I got a warning that someone or something had tried to hijack the site. I had to create a new comment tool. It allows anyone to write a comment, which is then forwarded to me for manual submission. It's just one more pain in the butt for me, but it will keep the site clean and spam / virus / malware free.

Wednesday, December 18, 2013

A reinvention, of sorts~

The other day I was reading about a new type of tire (and wheel) that Michelin has invented. It replaces the pneumatic rubber tire and steel (or aluminum) combination that has been around since it's invention by John Dunlop in 1887. 1887-2013; over a century and a quarter. That's a long haul by anyone's standards.

According to the website "stats" page, the Western Whiskey Tool Top Gazette was "invented" in January 2010, a paltry thee years ago. In the ensuing 36 months, we've posted 137 articles (about one every week and a half) on subjects ranging from western whiskey bottles, to the wholesalers that sold them, and from western pre-pro shot glasses to cork screws; not to mention poor packaging by ebay sellers...

A couple of weeks ago I got an email from a fellow collector asking me why I don't write about glop tops. Occasionally, I've included reference to the earlier whiskies, but since the site is named the Western Whiskey Tool Top Gazette, I've tried to focus almost exclusively on them.

Last night, it dawned on me that the site could use a little freshening. Maybe not a reinvention, but certainly a change. And so, I introduce to you, the "Western Whiskey Gazette". And for those of you who are retired firefighters (like myself), PD, or military (active or retired), and like acronyms, "WWG".

The change will give us the latitude to include every subject and collectible within our range of interests. As in the past we will remain, "Dedicated to the research and sharing of knowledge of Western Whiskeyana spanning the pre-prohibition era." And so you will notice that "We've undergone a bit of a reinvention. Initially the website was dedicated strictly to tool tops. Thanks to the positive input we've received from you, our fellow collectors, we've expanded our focus to encompass all western whiskies, both tooled and glop tops. We welcome feedback and positive participation via "comments".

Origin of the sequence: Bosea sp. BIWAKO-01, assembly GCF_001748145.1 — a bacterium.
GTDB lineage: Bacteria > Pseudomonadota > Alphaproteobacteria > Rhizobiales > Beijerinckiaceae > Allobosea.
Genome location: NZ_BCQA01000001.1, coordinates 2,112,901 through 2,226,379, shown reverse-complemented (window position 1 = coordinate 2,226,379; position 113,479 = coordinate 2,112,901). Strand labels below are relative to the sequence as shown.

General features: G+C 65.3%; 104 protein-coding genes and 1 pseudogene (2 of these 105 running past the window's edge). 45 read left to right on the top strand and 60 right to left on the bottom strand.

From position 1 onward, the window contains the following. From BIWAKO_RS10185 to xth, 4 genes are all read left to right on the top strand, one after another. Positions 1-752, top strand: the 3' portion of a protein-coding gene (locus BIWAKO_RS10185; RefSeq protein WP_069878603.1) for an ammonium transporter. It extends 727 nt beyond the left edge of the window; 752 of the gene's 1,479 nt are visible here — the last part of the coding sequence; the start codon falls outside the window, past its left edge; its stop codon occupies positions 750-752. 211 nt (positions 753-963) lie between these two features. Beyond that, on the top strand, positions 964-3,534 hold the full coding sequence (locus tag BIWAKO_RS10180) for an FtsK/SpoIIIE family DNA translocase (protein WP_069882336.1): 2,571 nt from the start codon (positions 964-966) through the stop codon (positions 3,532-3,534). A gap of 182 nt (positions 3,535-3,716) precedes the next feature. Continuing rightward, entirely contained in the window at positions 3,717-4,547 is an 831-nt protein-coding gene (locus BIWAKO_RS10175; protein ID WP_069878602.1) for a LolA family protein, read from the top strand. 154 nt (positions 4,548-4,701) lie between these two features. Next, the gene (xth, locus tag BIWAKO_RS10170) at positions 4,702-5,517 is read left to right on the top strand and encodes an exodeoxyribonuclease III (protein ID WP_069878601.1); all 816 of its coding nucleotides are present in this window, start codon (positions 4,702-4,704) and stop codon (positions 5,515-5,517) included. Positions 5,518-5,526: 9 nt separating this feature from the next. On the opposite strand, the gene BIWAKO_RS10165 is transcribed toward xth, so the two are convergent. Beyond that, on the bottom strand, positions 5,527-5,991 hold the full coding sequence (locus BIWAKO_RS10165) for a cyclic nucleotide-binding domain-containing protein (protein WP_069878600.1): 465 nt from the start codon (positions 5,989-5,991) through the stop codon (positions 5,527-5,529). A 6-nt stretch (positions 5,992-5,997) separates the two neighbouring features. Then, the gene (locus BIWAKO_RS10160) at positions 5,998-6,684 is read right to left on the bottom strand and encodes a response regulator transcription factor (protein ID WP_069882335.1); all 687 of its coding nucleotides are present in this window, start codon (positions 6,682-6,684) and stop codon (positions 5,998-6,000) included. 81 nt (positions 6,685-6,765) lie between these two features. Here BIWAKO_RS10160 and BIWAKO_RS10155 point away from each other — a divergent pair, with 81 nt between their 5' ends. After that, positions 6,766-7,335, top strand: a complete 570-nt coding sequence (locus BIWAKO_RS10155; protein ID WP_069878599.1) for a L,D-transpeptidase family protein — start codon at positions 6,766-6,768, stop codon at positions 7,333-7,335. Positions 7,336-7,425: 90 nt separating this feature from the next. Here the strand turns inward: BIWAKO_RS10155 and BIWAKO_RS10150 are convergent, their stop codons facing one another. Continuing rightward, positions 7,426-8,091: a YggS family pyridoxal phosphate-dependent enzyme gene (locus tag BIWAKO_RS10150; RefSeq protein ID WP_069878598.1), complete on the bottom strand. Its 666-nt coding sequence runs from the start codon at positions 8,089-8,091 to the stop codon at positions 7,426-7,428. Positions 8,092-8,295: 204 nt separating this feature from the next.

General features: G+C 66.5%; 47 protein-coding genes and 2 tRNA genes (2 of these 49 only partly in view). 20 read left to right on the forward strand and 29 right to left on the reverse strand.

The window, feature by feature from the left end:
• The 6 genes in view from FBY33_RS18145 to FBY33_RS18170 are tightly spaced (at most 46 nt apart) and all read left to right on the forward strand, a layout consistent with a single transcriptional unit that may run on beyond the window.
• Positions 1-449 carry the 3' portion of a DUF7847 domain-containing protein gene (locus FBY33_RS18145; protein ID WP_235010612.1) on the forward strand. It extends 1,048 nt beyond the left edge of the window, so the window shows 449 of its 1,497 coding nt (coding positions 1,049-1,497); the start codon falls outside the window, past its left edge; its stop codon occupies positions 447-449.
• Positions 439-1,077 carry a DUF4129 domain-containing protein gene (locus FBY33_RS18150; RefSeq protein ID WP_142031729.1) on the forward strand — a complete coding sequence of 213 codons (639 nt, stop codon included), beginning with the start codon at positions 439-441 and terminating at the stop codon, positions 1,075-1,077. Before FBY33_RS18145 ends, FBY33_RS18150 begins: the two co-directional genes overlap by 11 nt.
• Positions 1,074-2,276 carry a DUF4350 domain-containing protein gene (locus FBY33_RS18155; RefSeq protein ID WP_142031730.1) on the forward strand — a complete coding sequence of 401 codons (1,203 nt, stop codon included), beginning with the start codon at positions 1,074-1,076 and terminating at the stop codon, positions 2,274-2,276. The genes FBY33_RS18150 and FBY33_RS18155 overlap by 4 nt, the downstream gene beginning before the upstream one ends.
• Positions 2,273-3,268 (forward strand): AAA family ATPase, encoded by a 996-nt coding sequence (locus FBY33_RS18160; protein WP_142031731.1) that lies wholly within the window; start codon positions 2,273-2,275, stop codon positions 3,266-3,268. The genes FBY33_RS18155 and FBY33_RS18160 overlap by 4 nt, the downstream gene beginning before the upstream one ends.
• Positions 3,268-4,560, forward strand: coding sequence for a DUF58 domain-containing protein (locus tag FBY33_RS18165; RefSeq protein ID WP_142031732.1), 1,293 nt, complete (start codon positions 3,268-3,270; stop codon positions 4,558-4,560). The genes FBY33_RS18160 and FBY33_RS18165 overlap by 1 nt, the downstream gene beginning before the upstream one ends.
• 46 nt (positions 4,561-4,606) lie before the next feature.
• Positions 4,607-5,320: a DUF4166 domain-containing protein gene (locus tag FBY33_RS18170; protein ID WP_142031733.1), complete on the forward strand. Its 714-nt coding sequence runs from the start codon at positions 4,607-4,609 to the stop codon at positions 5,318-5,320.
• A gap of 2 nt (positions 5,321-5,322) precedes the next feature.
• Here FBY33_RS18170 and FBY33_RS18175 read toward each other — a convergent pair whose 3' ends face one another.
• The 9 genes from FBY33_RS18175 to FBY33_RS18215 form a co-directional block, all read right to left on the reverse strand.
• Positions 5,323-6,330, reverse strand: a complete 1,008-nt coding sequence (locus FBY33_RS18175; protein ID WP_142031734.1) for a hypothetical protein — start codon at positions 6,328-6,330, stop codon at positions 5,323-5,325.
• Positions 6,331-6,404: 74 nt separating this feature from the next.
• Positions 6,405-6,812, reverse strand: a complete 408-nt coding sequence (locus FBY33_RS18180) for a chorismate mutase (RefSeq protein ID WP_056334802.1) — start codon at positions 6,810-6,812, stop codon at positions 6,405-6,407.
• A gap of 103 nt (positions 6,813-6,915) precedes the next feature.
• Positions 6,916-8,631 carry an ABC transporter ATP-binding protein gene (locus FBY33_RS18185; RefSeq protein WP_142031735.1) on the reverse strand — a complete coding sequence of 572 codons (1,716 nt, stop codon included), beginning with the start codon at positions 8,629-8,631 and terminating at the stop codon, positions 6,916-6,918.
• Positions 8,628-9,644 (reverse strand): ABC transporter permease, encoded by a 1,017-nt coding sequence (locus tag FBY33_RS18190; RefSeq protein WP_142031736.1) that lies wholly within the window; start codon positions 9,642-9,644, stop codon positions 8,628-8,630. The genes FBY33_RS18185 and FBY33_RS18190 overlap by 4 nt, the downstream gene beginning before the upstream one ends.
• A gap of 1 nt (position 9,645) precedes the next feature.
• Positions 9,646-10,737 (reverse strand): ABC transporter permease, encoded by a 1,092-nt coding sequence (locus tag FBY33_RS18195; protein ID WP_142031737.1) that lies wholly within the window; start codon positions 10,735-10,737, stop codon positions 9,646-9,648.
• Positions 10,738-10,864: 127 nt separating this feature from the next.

Feel free to touch base. Our email is"

We'd love to post your digging stories, your flea market finds, and anything else that you think relevant to the hobby, that others may be interested in.

Here's to 2014 and beyond~

Monday, December 16, 2013

Today's Math Question;

What do four whiskies, wrapped in one layer of paper each, placed into one large unpadded box, plus 750 miles of travel via USPS equal?

Friggin recycling material; That's What!
C'mon people! This aint brain suregery! If you are a novice selling antique bottles to a collector, use a little common sense. Scrounge around for some free bubble pack, peanuts (yes - people give them away too) and padding to protect the bottles, and make sure that they arrive safely.
The dollars may be replaceable, but the history is not...
"Fleabay" strikes again.

Monday, December 9, 2013

What Hot?
What's Not?


What's Hot? In terms of weather, I haven't a clue. What I can tell you, is what's not. Jacksonville, Oregon, where it was 2* Below Zero yesterday not counting the wind chill. But, it did finally warm up to a balmy 15* above for the high...

I recently had an opportunity to exchange thoughts with friend David B., Sole Proprietor of "The Bottle Vault". He runs successful eBay bottle auctions that are agressively bid in by many. I think the secret to his success is a combination of conservative descriptions, variety and a hard earned, stellar reputation.

Recently, "The Bottle Vault" offered several dozen antique bottles running the full spectrum of collecting. When the dust settled, and the hammer was put away, I quizzed David on where he felt the strengths and weaknesses of the auction lay. He replied;

"I think that colored pharmacy bottles, Idaho and Montana clear pharmacy bottles, and to some degree, WA druggist bottles are pretty strong right now. I was also surprised at the price realized on some of the NY early amber strap sided flasks, and the teal green Harrisburg PA squat sodas, not pontiled, the highest priced example sold for almost $800.

The more common Western whiskies are kinda hit and miss right now, I had some good prices for some with damage, but some of my mint bottles sold for less than $20. (a small badge glop top Lilienthal, with a good strike and a decent top, sold for a paltry $125~; a smokin' deal for the buyer, in my opinion).

ACL / painted label sodas are pretty dead, souvenir china, calendar plates, custard glass souvenir stuff from that 1910-1920 are very dead.

Territorial bottles marked from WA and Montana are solid. Stenciled whiskey jugs etc are weak unless a known Red Wing product.

OWL DRUG stuff is still strong, esp poisons, they seem to bring $100-200 no matter how many are up on ebay!"

Well; that pretty well sums up things on the eBay front.
What about the big auction houses? Recently Glassworks held their "Christmas Comes Early" auction, which closed on Dec. 2nd.


'Christmas Comes Early' Auction'